Look at Mama

Look at Mama

Sentimental genre prints documented the social image of Victorian virtue through domestic scenes of courtship, family, home life, and images of the “genteel female.” Children are depicted studying nature or caring for their obedient pets as they learn their place in the greater world. Romantic scenes picture devoted husbands with their contented, dutiful wives. In these prints, young women educated in reading, music, needlework, the arts, the language of flowers, basic math and science are subjugated to their family’s needs.
These prints became popular as lithography was introduced to 19th Century Americans. As a new art form, it was affordable for the masses and provided a means to share visual information by crossing the barriers of race, class and language. Sentimental prints encouraged the artistic endeavors of schoolgirls and promoted the ambitions of amateur artists, while serving as both moral instruction and home or business decoration. They are a pictorial record of our romanticized past.
This colored print is an interior scene of a mother and child looking at the mother's portrait. The portrait is in an ornate, gold frame. Red drapery and a floral wallpaper are in the background. Both mother and daughter are wearing elegant dresses with ribbons, bows and lace ruffles.
This print was produced by James S Baillie, was active in New York from 1838 to 1855. James Baillie started as a framer in 1838, and then became an artist and lithographer in 1843 or 1844. He discovered how to color lithographs while working as an independent contractor for Currier & Ives in the mid 1840’s. A prolific lithographer and colorist for Currier & Ives; his prints were extremely popular with a wide distribution. J. Baillie spent his later years concentrating on painting instead of lithography.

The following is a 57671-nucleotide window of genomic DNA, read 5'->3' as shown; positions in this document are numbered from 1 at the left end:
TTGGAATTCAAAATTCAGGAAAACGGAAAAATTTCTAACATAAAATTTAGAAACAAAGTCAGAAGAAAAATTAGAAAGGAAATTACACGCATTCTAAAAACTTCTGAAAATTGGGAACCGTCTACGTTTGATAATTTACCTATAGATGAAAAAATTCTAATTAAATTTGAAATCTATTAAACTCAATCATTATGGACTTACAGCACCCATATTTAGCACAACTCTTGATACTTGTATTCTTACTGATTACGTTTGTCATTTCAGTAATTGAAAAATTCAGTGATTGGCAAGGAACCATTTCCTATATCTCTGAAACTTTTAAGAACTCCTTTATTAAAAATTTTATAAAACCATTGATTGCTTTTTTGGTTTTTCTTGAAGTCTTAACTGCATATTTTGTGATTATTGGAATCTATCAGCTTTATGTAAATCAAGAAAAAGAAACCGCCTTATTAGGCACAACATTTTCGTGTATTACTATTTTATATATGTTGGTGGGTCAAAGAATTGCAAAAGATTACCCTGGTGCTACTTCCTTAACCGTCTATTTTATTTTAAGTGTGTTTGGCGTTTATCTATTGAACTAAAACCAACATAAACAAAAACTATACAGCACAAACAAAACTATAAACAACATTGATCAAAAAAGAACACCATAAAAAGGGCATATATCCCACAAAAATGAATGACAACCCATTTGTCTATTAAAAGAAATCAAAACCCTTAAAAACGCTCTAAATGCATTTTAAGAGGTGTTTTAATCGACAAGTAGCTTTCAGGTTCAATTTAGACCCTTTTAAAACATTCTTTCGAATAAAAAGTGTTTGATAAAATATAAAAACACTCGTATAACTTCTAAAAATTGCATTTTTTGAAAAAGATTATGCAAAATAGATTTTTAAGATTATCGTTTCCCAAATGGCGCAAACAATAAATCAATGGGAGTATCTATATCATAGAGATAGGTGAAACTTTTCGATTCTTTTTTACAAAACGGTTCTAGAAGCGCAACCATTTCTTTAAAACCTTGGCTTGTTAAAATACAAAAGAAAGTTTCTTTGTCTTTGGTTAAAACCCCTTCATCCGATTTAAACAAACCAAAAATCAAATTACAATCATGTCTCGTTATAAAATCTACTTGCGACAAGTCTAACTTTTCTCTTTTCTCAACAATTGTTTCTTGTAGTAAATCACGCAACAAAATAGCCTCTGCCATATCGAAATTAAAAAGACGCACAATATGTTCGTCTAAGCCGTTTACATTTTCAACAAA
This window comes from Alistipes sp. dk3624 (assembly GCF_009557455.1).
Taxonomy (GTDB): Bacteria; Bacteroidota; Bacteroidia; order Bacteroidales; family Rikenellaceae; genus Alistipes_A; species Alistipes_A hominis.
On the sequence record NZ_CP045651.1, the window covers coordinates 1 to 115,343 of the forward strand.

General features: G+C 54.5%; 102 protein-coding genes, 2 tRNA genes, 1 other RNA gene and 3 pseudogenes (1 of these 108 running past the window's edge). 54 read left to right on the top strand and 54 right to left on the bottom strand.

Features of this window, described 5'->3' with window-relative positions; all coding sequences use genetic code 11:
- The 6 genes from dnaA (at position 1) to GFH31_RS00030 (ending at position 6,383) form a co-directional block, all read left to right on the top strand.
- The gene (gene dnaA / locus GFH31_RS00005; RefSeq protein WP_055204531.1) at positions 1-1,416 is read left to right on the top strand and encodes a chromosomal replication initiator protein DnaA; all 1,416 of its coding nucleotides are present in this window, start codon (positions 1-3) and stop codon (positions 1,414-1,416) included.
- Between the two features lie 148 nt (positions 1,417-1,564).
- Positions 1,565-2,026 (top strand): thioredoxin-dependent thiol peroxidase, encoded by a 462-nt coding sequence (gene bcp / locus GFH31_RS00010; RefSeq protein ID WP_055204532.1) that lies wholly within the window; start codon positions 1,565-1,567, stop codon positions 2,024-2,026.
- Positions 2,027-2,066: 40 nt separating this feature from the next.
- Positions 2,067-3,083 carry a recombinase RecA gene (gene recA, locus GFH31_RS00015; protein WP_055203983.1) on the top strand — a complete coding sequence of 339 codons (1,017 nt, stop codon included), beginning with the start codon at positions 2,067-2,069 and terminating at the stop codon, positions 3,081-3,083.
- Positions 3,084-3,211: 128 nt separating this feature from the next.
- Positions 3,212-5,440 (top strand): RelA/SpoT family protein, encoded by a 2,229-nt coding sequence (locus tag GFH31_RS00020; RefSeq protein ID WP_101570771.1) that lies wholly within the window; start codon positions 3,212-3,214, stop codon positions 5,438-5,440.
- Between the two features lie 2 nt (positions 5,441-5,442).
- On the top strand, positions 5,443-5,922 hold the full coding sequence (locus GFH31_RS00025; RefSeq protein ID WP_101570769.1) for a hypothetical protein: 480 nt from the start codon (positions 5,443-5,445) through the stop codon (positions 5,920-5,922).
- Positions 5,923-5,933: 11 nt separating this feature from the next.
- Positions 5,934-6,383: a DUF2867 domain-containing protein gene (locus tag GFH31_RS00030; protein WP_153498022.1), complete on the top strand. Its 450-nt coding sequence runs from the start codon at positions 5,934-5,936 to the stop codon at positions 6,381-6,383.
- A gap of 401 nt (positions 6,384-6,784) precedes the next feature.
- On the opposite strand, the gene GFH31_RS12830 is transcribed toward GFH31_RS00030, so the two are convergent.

Currently not on view
Object Name
Object Type
date made
ca 1845
Sowle & Shaw
Baillie, James S.
place made
United States: New York, New York City
Physical Description
hand-colored (image production method/technique)
ink (overall material)
paper (overall material)
image: 11 1/2 in x 8 1/2 in; 29.21 cm x 21.59 cm
overall: 14 in x 10 in; 35.56 cm x 25.4 cm
ID Number
catalog number
accession number
Credit Line
Harry T. Peters "America on Stone" Lithography Collection
See more items in
Home and Community Life: Domestic Life
Clothing & Accessories
Peters Prints
Domestic Furnishings
Data Source
National Museum of American History
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I have a lithograph of the above picture "Look at Mama" and the picture that the woman and child are looking at is located on the left hand side instead of the right. Is it unusual for a lithograph to be made in reverse?
Hi Cindy, If an image is popular, there could have been several versions made. These are often done by the same original artist with different publishers or lithographers. There are also publisher that make modifications to popular selling images for example difference sizes of the same print such as those by Currier and Ives. Another thing to consider is that when a lithographic stone is made it is from a drawing where the image on both the stone and the original drawing would have been in reverse of the image that is eventually printed. When you create the prints the result is a reverse image of the original. Are you sure you have a lithograph and not a hand colored drawing? Debbie Schaefer-Jacobs, Curator of the Harry T. Peters America on Stone Collection Division of Culture and Community Life (formerly Home and Community Life)

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